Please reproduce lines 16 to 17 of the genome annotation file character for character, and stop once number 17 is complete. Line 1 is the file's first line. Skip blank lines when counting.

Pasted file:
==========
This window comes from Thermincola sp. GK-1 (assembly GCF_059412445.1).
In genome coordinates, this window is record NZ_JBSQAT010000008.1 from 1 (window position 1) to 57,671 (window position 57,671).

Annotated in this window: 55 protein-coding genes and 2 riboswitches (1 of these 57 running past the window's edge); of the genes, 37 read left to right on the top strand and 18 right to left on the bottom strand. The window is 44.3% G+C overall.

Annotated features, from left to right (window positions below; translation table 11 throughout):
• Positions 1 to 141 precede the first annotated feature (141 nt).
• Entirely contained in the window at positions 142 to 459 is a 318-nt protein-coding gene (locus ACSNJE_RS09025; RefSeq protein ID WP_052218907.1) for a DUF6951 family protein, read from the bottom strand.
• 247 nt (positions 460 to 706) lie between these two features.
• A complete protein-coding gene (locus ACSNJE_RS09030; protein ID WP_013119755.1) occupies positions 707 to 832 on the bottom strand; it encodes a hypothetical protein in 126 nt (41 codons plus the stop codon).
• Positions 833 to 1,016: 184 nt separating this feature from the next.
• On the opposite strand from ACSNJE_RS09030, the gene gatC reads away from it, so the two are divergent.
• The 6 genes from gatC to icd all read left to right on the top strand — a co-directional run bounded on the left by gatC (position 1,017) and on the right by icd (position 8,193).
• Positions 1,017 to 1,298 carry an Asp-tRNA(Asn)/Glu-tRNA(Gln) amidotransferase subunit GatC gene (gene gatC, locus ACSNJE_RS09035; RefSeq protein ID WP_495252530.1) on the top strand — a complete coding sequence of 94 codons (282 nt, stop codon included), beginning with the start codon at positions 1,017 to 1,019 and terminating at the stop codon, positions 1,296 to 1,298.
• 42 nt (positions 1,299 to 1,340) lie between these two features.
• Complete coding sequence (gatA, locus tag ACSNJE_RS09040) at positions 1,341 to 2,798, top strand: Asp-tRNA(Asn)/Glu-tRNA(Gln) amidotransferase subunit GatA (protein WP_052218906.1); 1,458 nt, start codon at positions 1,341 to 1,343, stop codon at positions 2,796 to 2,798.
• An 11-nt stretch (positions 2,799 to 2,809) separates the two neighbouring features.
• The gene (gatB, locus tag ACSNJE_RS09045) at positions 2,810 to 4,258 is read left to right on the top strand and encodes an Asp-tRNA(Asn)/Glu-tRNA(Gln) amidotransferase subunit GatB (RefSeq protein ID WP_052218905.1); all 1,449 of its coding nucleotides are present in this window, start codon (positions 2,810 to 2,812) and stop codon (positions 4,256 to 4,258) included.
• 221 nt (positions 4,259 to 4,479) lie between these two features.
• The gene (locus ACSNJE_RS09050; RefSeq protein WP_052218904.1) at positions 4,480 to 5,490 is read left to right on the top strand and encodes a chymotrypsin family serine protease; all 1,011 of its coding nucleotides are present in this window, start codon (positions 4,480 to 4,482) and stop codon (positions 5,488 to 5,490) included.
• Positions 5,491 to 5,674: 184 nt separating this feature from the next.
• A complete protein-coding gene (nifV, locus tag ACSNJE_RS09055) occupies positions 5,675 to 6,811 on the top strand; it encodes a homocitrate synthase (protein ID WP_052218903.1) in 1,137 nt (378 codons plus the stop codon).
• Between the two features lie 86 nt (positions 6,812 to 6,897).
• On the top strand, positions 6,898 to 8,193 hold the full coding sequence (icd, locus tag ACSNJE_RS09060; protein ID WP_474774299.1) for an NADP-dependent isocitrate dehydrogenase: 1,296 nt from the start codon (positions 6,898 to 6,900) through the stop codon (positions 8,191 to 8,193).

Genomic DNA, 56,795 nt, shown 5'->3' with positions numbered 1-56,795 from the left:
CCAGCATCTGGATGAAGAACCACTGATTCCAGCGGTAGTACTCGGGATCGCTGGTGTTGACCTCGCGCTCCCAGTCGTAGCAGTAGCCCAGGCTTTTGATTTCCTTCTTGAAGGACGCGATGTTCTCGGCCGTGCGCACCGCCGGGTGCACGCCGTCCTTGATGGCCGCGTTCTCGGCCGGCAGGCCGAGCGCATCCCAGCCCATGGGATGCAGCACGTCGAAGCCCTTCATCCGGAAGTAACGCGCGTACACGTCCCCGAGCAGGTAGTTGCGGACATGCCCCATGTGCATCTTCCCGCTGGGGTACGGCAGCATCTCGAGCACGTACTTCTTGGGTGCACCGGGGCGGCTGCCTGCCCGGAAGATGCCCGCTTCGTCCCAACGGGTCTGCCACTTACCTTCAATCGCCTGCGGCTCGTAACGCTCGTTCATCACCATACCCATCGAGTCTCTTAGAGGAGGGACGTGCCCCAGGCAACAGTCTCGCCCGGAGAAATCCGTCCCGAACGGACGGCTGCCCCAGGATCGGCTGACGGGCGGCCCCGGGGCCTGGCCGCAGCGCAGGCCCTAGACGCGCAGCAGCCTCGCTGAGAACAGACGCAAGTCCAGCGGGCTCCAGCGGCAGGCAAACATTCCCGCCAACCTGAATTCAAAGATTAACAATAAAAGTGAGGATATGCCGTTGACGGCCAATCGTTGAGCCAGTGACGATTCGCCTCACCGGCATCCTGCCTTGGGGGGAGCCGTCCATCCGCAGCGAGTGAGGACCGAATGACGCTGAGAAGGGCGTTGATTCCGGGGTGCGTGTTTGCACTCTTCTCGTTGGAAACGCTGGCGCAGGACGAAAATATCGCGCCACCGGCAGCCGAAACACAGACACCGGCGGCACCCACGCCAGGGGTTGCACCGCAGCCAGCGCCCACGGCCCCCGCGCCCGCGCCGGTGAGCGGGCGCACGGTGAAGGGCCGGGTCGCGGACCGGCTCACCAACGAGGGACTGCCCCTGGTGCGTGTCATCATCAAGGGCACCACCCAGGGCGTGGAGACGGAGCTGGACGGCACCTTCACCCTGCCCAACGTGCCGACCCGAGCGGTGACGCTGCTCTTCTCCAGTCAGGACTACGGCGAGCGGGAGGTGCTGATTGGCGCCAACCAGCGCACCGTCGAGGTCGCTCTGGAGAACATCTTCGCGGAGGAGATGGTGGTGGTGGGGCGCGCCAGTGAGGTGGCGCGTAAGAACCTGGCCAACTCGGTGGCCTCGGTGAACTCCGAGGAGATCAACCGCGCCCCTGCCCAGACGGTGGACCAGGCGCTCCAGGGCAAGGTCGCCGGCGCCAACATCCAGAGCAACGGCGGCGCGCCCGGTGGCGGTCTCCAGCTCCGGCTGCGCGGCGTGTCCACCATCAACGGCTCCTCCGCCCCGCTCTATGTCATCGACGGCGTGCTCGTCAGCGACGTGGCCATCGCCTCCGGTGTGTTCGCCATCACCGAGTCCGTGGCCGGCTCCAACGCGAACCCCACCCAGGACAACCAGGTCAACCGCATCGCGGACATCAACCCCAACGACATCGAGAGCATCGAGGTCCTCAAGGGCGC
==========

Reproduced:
• The gene (gatB, locus tag ACSNJE_RS09045) at positions 2,810 to 4,258 is read left to right on the top strand and encodes an Asp-tRNA(Asn)/Glu-tRNA(Gln) amidotransferase subunit GatB (RefSeq protein ID WP_052218905.1); all 1,449 of its coding nucleotides are present in this window, start codon (positions 2,810 to 2,812) and stop codon (positions 4,256 to 4,258) included.
• 221 nt (positions 4,259 to 4,479) lie between these two features.